Sulfur is also a pesticide and fungicide used widely for crops plagued by disease, such as grapes and sugar beets. For example, in California, S is the most widely used pesticide.

Where does S manipulation occur?

In this section, the authors present four case studies from the U.S that highlight differences in atmospheric S deposition and S usage and reasons for usage, highlighting many of the same environmental issues and unknowns in crop systems across the world.

 

A reference: Wild River, northeastern United States

The Wild River drawings in the White Mountains of New Hampshire and Maine. Agriculture is not a large presence in this area, and the dominant form of S deposition from the atmosphere. This area has followed national trends in decreased emissions of sulfur dioxide.

 

Observations suggest that S deposition peaked in this area in 1973 and has declined since, following reductions in atmospheric S deposition. There have been fluctuations due to changes in S discharge. Cumulative S retention peaked in the early 2000s, and since then the Wild River has been a S source with around 2 to 3 times higher S export than the atmosphere.

 

The concentration of S in the wild River reflects these changes. Early in the record, there was a sharp increase in S concentration following the summer growing season, suggesting increases in autumn discharge due to flushing of the soil. Similarly, over time, many watersheds in the United States have shifted from a S sink to an S source, which is expected to continue as atmospheric S deposition decreases.

 

Corn and soy in the Midwestern United States

The Ohio River crosses 7 states that received the highest historical atmospheric S deposition, but recently it has decreased to pre-industrial levels. Historically, crops in this area received sufficient atmospheric S deposition, but increasingly, farmers are using S fertilizers, especially for corn and soybean.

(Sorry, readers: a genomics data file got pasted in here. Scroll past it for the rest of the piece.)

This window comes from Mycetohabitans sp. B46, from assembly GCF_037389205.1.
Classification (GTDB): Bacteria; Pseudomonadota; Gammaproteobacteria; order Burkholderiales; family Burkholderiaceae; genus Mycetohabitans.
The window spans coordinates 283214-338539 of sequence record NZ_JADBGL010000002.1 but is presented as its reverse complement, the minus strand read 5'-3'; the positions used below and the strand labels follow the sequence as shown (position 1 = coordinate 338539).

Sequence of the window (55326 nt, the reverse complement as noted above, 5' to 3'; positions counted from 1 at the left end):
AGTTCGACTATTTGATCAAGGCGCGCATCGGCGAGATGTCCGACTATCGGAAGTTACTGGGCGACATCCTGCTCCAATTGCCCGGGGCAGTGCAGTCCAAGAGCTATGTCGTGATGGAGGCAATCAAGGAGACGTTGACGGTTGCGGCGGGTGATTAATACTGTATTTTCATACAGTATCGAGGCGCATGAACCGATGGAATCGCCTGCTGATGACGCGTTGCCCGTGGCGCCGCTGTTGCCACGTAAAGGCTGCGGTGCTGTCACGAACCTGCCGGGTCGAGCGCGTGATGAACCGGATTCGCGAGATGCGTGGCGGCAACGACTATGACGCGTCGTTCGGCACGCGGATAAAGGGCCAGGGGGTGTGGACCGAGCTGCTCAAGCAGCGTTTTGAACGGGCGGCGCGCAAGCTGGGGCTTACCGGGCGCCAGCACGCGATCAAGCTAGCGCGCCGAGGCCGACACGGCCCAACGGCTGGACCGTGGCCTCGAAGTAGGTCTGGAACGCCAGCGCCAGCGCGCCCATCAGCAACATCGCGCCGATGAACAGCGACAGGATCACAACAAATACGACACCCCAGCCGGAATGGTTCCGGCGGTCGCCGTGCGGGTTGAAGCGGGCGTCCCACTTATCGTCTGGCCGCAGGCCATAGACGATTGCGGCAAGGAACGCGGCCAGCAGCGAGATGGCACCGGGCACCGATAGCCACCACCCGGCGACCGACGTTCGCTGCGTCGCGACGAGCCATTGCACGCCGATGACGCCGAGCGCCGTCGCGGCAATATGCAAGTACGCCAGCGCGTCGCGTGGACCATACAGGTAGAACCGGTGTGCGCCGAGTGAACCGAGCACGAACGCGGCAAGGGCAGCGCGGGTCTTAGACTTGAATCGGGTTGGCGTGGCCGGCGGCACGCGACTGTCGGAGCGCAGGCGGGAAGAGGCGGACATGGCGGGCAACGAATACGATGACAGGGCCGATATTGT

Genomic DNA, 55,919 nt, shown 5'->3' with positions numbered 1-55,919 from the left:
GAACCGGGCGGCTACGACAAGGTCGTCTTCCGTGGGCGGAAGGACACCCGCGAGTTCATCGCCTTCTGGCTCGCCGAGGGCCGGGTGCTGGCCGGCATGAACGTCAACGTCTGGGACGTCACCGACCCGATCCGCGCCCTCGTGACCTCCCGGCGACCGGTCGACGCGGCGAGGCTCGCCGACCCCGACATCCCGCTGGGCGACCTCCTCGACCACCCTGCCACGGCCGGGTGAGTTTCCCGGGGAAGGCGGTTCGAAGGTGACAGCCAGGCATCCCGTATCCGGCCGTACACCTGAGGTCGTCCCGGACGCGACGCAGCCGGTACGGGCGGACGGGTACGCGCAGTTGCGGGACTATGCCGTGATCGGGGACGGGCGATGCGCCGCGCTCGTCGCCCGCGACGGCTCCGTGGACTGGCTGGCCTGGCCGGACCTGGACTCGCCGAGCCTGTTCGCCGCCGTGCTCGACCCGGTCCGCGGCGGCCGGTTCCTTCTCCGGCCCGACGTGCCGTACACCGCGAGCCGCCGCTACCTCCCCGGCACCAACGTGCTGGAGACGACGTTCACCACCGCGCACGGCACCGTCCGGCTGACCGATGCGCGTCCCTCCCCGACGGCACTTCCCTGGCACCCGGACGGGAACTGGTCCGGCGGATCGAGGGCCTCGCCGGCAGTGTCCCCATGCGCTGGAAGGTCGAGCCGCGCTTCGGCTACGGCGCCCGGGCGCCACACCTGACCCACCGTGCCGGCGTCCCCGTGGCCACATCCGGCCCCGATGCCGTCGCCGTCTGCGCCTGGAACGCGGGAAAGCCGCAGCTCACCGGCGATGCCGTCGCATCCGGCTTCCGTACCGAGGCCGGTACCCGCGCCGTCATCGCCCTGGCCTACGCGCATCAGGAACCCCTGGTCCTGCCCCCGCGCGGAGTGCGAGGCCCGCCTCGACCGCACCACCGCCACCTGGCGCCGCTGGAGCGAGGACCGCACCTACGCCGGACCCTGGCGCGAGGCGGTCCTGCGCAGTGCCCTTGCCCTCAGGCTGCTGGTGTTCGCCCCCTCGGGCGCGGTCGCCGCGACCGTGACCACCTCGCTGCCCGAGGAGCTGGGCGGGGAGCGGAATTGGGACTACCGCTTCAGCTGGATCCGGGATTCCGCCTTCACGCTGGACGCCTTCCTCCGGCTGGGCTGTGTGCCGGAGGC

Currently, S additions to fertilizer for corn are minimal, but these estimates may be low because S is added to fields where S deficiency is observed. However, these additions are expected to rise especially if atmospheric S deposition continues to decrease.

 

S has decreased in the Ohio River Watershed since the late 1980s, even though S additions were tenfold greater than atmospheric S deposition in 2017. This suggests that the trends in S levels are dominated by decreases in atmospheric S deposition.

 

Wine-growing in California

Powdery mildew is a major threat to wine grapes, such that grape growers use S extensively as preventive measures. 

 

The Napa River is located in California, where atmospheric S deposition is low compared to the northeastern U.S. S additions dwarf atmospheric S deposition, such that from 1989 to 2016, S inputs have nearly doubled. These increases coincide with a 30% increase in acres of farmland growing grapes.

 

The Napa River has become an S source. However, like the Wild River, it sees fluctuations in S levels. Recent drought has caused decreases in S export, while S additions have remained constant.

 

Sugarcane in Florida

The Everglades Agricultural Area (EAA) is located in Florida, and much of it is dedicated to sugarcane production. S is added to increase acidity and improve phosphorus availability in these areas. Estimations of S usage vary across sources.

Like California, atmospheric S deposition in the EAA is relatively low. In contrast, the S outflow from canals that drain the EAA shows increased S loss that varies by precipitation.

Potential consequences of high S applications

The four case studies above show that in areas that were previously impacted by acid rain and in croplands receiving S additions, a large amount of reactive S is retained in the source area and transported to neighboring, S-limited ecosystems. This manipulation creates the potential for effects on S cycling, ecosystem functioning, and human health. 

 

Soil degradation